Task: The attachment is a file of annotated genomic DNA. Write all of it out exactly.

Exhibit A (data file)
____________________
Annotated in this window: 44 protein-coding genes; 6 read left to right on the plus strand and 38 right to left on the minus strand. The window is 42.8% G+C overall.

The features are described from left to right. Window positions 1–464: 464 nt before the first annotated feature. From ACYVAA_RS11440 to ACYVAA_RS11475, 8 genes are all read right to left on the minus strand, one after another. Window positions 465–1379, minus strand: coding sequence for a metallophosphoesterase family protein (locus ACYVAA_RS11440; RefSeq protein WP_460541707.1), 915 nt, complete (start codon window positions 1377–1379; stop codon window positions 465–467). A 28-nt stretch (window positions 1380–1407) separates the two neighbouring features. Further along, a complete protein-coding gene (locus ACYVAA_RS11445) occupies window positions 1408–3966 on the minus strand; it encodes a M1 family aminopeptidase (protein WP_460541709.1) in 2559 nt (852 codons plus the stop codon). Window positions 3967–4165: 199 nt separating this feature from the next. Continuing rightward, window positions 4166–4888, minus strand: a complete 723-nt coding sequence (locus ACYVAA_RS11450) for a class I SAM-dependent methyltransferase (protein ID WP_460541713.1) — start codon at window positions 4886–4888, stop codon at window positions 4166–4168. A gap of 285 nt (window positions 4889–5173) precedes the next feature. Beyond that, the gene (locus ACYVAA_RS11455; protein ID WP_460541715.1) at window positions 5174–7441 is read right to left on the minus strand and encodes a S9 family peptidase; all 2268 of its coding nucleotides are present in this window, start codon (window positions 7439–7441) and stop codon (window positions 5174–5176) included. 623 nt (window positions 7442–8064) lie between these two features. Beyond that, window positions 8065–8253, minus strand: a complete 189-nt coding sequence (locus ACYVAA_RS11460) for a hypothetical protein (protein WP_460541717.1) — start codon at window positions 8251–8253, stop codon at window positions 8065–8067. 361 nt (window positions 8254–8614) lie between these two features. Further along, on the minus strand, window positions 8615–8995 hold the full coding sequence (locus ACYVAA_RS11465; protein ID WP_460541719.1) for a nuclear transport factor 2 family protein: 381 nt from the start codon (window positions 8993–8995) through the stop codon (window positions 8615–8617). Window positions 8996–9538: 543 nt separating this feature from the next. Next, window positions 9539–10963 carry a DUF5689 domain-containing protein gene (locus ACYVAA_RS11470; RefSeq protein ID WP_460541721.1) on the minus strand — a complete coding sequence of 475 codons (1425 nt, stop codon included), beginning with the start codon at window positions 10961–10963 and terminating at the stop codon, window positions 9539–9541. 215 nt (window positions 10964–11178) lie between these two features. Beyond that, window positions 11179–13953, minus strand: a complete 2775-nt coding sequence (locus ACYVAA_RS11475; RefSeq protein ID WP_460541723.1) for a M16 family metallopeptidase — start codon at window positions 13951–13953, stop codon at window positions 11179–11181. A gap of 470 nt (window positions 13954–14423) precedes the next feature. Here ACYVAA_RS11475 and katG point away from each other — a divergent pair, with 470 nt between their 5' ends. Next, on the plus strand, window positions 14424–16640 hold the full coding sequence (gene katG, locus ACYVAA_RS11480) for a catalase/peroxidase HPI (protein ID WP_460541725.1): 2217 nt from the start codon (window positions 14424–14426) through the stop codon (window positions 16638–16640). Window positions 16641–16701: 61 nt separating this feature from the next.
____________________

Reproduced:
Annotated in this window: 44 protein-coding genes; 6 read left to right on the plus strand and 38 right to left on the minus strand. The window is 42.8% G+C overall.

The features are described from left to right. Window positions 1–464: 464 nt before the first annotated feature. From ACYVAA_RS11440 to ACYVAA_RS11475, 8 genes are all read right to left on the minus strand, one after another. Window positions 465–1379, minus strand: coding sequence for a metallophosphoesterase family protein (locus ACYVAA_RS11440; RefSeq protein WP_460541707.1), 915 nt, complete (start codon window positions 1377–1379; stop codon window positions 465–467). A 28-nt stretch (window positions 1380–1407) separates the two neighbouring features. Further along, a complete protein-coding gene (locus ACYVAA_RS11445) occupies window positions 1408–3966 on the minus strand; it encodes a M1 family aminopeptidase (protein WP_460541709.1) in 2559 nt (852 codons plus the stop codon). Window positions 3967–4165: 199 nt separating this feature from the next. Continuing rightward, window positions 4166–4888, minus strand: a complete 723-nt coding sequence (locus ACYVAA_RS11450) for a class I SAM-dependent methyltransferase (protein ID WP_460541713.1) — start codon at window positions 4886–4888, stop codon at window positions 4166–4168. A gap of 285 nt (window positions 4889–5173) precedes the next feature. Beyond that, the gene (locus ACYVAA_RS11455; protein ID WP_460541715.1) at window positions 5174–7441 is read right to left on the minus strand and encodes a S9 family peptidase; all 2268 of its coding nucleotides are present in this window, start codon (window positions 7439–7441) and stop codon (window positions 5174–5176) included. 623 nt (window positions 7442–8064) lie between these two features. Beyond that, window positions 8065–8253, minus strand: a complete 189-nt coding sequence (locus ACYVAA_RS11460) for a hypothetical protein (protein WP_460541717.1) — start codon at window positions 8251–8253, stop codon at window positions 8065–8067. 361 nt (window positions 8254–8614) lie between these two features. Further along, on the minus strand, window positions 8615–8995 hold the full coding sequence (locus ACYVAA_RS11465; protein ID WP_460541719.1) for a nuclear transport factor 2 family protein: 381 nt from the start codon (window positions 8993–8995) through the stop codon (window positions 8615–8617). Window positions 8996–9538: 543 nt separating this feature from the next. Next, window positions 9539–10963 carry a DUF5689 domain-containing protein gene (locus ACYVAA_RS11470; RefSeq protein ID WP_460541721.1) on the minus strand — a complete coding sequence of 475 codons (1425 nt, stop codon included), beginning with the start codon at window positions 10961–10963 and terminating at the stop codon, window positions 9539–9541. 215 nt (window positions 10964–11178) lie between these two features. Beyond that, window positions 11179–13953, minus strand: a complete 2775-nt coding sequence (locus ACYVAA_RS11475; RefSeq protein ID WP_460541723.1) for a M16 family metallopeptidase — start codon at window positions 13951–13953, stop codon at window positions 11179–11181. A gap of 470 nt (window positions 13954–14423) precedes the next feature. Here ACYVAA_RS11475 and katG point away from each other — a divergent pair, with 470 nt between their 5' ends. Next, on the plus strand, window positions 14424–16640 hold the full coding sequence (gene katG, locus ACYVAA_RS11480) for a catalase/peroxidase HPI (protein ID WP_460541725.1): 2217 nt from the start codon (window positions 14424–14426) through the stop codon (window positions 16638–16640). Window positions 16641–16701: 61 nt separating this feature from the next.